Polynomial Regressions and Nonsense Inference
AbstractPolynomial specifications are widely used, not only in applied economics, but also in epidemiology, physics, political analysis, and psychology, just to mention a few examples. In many cases, the data employed to estimate such estimations are time series that may exhibit stochastic nonstationary behavior. We extend Phillips’ (1986) results by proving an inference drawn from polynomial specifications, under stochastic nonstationarity, is misleading unless the variables cointegrate. We use a generalized polynomial specification as a vehicle to study its asymptotic and finite-sample properties. Our results, therefore, lead to a call to be cautious whenever practitioners estimate polynomial regressions.
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Bibliographic InfoPaper provided by School of Economics and Management, University of Aarhus in its series CREATES Research Papers with number 2013-40.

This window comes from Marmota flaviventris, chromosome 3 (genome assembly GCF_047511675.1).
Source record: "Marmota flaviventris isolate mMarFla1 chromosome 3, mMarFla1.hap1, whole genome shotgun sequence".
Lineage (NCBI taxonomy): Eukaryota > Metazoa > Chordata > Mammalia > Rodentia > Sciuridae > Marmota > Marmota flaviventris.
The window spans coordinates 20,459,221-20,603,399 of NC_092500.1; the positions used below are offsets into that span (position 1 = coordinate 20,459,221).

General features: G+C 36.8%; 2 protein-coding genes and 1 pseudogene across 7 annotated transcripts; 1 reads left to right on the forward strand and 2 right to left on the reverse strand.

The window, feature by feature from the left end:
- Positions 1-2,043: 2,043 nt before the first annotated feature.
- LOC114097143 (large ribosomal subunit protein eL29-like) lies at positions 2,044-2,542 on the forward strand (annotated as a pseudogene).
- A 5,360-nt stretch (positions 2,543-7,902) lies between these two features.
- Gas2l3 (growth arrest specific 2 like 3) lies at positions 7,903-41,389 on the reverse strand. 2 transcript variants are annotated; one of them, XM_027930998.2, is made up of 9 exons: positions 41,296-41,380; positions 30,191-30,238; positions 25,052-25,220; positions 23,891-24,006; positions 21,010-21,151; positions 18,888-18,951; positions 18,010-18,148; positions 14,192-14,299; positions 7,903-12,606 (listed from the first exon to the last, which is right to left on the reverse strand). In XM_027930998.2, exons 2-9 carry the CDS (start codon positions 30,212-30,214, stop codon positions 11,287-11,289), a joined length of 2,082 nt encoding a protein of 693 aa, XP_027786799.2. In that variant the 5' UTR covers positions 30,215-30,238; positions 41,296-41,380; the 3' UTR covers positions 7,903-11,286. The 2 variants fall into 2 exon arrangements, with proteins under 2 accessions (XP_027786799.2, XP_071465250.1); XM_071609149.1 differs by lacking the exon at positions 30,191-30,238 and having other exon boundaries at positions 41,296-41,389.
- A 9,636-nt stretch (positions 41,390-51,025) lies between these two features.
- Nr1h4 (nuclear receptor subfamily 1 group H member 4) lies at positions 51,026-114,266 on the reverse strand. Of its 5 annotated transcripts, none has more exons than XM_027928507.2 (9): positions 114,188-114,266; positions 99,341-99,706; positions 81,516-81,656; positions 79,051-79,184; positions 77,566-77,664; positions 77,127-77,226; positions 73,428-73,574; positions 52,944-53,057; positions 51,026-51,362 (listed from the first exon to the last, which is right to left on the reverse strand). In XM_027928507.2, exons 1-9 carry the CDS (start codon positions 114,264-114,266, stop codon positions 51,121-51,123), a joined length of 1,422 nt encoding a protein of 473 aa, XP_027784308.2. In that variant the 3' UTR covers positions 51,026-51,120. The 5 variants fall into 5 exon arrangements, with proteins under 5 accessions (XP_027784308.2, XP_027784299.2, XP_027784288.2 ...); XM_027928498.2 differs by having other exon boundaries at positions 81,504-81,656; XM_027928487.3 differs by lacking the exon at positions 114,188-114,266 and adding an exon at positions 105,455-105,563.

Length: 16 Daniel Ventosa-Santaulària and Carlos Vladimir Rodríguez-Caballero
Date of creation: 11 2013
Date of revision:
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Web page: http://www.econ.au.dk/afn/
Polynomial Regression; misleading Inference; Integrated Processes;
Other versions of this item:
- C12 - Mathematical and Quantitative Methods - - Econometric and Statistical Methods and Methodology: General - - - Hypothesis Testing: General
- C15 - Mathematical and Quantitative Methods - - Econometric and Statistical Methods and Methodology: General - - - Statistical Simulation Methods: General
- C22 - Mathematical and Quantitative Methods - - Single Equation Models; Single Variables - - - Time-Series Models; Dynamic Quantile Regressions; Dynamic Treatment Effect Models &bull Diffusion Processes
This paper has been announced in the following NEP Reports:
- NEP-ALL-2013-11-22 (All new papers)
- NEP-ECM-2013-11-22 (Econometrics)
- NEP-ETS-2013-11-22 (Econometric Time Series)
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